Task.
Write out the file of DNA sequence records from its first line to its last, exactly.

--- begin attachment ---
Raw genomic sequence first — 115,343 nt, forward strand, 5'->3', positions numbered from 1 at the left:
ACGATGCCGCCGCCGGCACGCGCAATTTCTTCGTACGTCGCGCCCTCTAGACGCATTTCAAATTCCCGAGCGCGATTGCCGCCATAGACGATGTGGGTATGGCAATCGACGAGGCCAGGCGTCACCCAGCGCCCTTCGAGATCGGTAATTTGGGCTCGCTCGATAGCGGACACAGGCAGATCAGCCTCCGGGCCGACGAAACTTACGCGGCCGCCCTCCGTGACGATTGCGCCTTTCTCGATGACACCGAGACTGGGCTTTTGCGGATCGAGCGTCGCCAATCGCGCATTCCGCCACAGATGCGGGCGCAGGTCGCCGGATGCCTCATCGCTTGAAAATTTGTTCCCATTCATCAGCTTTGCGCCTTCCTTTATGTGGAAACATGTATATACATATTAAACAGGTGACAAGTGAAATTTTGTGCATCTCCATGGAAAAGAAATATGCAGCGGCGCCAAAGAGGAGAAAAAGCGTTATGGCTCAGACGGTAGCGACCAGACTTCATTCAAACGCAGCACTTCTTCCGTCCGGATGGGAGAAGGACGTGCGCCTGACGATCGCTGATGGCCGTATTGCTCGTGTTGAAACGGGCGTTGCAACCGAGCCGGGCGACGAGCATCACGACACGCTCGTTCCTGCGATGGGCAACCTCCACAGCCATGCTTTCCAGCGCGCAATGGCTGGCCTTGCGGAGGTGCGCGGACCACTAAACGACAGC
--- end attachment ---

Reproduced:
Raw genomic sequence first — 115,343 nt, forward strand, 5'->3', positions numbered from 1 at the left:
ACGATGCCGCCGCCGGCACGCGCAATTTCTTCGTACGTCGCGCCCTCTAGACGCATTTCAAATTCCCGAGCGCGATTGCCGCCATAGACGATGTGGGTATGGCAATCGACGAGGCCAGGCGTCACCCAGCGCCCTTCGAGATCGGTAATTTGGGCTCGCTCGATAGCGGACACAGGCAGATCAGCCTCCGGGCCGACGAAACTTACGCGGCCGCCCTCCGTGACGATTGCGCCTTTCTCGATGACACCGAGACTGGGCTTTTGCGGATCGAGCGTCGCCAATCGCGCATTCCGCCACAGATGCGGGCGCAGGTCGCCGGATGCCTCATCGCTTGAAAATTTGTTCCCATTCATCAGCTTTGCGCCTTCCTTTATGTGGAAACATGTATATACATATTAAACAGGTGACAAGTGAAATTTTGTGCATCTCCATGGAAAAGAAATATGCAGCGGCGCCAAAGAGGAGAAAAAGCGTTATGGCTCAGACGGTAGCGACCAGACTTCATTCAAACGCAGCACTTCTTCCGTCCGGATGGGAGAAGGACGTGCGCCTGACGATCGCTGATGGCCGTATTGCTCGTGTTGAAACGGGCGTTGCAACCGAGCCGGGCGACGAGCATCACGACACGCTCGTTCCTGCGATGGGCAACCTCCACAGCCATGCTTTCCAGCGCGCAATGGCTGGCCTTGCGGAGGTGCGCGGACCACTAAACGACAGC